Spreading Hope

choose-hope-

Hope.

This post is dedicated to spreading hope.

It may seem like there’s not much of it around. Especially with all the disheartening and discouraging news out there. But good things are happening, too. People are mobilizing for positive change.

People like you and me.

And today you have an opportunity to join me in spreading hope.

In fact, I can’t do it without you.

That’s what this story is about. An opportunity to make a positive change in the life of one special mother and son. A mother who has already suffered so much.

Blanca is an asylum seeker who came to one of our ports of entry with her 12-year-old son, Luis, to save his life. After her husband, a military officer, in El Salvador, was assassinated, Blanca tried to stay in her country. She and her two sons moved 15 times in four years, hoping to stave off the gangs threatening them.

But without police protection, it was impossible to keep her family safe.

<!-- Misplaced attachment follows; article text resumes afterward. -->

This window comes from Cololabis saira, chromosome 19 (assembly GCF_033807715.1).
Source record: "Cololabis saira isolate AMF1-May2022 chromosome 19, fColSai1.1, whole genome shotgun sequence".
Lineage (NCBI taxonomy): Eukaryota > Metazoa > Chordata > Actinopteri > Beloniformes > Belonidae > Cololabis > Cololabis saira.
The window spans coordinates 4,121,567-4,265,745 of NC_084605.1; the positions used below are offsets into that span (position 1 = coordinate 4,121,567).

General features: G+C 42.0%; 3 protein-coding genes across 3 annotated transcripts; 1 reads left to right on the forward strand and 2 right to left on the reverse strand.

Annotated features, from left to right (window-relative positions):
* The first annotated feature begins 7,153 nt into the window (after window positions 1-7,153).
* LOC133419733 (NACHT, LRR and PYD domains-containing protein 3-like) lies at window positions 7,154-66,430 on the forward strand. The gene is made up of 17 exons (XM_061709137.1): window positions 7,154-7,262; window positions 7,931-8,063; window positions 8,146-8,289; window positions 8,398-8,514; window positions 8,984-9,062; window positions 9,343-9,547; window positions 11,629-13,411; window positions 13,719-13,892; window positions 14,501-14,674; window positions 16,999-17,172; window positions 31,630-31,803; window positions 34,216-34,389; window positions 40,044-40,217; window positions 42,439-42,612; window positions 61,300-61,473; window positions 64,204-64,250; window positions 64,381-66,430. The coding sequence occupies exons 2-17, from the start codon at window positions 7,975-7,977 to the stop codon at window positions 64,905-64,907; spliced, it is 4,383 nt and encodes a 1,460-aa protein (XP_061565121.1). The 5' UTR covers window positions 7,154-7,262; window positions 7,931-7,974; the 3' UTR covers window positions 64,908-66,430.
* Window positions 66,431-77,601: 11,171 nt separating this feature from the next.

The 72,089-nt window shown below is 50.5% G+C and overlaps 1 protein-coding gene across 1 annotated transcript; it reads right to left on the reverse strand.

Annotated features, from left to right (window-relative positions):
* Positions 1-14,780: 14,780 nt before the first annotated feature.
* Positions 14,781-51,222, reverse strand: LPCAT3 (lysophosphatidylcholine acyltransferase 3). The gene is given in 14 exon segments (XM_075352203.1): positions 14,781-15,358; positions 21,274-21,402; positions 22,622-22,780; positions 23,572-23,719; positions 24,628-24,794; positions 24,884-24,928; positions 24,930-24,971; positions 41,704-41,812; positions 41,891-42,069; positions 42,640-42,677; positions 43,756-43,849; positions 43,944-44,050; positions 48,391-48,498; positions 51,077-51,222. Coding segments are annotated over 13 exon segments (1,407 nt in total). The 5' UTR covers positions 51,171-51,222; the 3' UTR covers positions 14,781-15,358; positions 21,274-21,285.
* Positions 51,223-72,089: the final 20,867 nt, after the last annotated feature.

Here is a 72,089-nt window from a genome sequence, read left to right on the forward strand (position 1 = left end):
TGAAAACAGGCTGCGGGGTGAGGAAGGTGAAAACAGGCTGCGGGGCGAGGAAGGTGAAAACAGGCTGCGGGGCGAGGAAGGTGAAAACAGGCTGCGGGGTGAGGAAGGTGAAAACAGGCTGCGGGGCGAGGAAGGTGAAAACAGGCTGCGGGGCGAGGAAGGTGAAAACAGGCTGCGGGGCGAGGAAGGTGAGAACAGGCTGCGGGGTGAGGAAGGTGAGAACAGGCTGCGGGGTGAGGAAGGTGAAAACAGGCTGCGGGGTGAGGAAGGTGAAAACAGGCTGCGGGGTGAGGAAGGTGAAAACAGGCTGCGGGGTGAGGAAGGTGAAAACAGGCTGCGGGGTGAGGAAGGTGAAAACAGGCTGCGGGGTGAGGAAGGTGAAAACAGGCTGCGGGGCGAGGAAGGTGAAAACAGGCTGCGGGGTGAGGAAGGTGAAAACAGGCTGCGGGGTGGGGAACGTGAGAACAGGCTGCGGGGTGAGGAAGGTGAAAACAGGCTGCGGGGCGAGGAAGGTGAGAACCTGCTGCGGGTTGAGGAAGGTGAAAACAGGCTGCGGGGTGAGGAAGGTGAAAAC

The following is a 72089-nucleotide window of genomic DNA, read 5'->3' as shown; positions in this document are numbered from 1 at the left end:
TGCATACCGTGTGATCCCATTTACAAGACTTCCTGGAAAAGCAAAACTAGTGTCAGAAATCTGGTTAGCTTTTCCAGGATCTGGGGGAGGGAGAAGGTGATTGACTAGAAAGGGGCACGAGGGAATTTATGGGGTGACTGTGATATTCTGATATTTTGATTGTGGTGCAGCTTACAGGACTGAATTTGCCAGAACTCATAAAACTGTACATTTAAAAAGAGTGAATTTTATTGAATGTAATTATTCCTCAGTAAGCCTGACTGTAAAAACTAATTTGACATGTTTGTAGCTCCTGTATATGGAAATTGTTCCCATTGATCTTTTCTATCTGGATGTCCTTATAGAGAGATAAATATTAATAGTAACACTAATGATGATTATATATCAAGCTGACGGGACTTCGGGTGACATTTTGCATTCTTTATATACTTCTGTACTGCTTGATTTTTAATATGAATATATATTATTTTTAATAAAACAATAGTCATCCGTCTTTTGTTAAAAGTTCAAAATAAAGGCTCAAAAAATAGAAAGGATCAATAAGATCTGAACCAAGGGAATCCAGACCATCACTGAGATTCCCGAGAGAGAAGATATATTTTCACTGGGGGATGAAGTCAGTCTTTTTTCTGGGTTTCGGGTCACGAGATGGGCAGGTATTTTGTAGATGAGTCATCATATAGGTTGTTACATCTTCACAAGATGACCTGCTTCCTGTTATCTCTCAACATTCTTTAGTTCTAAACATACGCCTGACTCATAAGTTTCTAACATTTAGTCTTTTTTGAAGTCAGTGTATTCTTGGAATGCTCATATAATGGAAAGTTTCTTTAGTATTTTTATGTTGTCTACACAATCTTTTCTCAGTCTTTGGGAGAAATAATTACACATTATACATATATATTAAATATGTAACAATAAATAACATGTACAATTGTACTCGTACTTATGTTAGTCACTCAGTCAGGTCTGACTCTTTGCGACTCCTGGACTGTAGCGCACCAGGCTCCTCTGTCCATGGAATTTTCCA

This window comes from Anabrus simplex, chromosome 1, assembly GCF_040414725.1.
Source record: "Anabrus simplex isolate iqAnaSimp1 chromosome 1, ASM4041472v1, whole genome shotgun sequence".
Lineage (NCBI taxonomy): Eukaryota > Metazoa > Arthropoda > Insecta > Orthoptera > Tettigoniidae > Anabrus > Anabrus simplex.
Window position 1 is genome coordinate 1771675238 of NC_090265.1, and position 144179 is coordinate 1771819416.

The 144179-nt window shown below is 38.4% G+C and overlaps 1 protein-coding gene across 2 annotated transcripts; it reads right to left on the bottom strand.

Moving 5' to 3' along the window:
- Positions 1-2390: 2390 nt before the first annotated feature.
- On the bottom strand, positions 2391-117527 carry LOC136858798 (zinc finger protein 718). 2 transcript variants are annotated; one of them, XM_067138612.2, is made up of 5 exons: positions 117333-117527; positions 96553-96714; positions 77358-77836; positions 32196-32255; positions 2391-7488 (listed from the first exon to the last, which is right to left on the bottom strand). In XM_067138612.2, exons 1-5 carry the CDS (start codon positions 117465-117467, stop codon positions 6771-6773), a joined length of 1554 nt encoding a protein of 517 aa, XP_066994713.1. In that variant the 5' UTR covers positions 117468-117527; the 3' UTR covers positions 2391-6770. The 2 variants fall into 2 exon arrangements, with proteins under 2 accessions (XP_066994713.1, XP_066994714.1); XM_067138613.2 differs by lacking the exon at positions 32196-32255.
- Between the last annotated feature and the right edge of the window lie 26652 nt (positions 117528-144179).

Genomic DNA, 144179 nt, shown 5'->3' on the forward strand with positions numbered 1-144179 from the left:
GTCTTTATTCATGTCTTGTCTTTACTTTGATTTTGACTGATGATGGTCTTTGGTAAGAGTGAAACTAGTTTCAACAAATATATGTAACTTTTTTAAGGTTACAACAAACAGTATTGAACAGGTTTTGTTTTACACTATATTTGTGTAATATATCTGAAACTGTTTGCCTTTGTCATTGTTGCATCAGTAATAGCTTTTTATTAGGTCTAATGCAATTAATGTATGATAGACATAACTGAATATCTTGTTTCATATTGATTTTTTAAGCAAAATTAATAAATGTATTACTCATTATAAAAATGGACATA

Her older son finally fled on his own. Eventually, Blanca and her youngest son also had to leave. And in October 2017, they arrived in El Paso, asking for asylum.

That’s when the unthinkable happened.

Rather than place them in a family detention center or release them on bond, Immigration and Customs Enforcement (ICE) separated Blanca and her child, putting her in detention and Luis in foster care.

This is a practice we never allowed before now. Until the Trump administration decided to use separation of parents from their children as a deterrent.

As you can imagine, it is heartbreaking to witness. Seeing a mother who has been separated from her child.

Blanca and son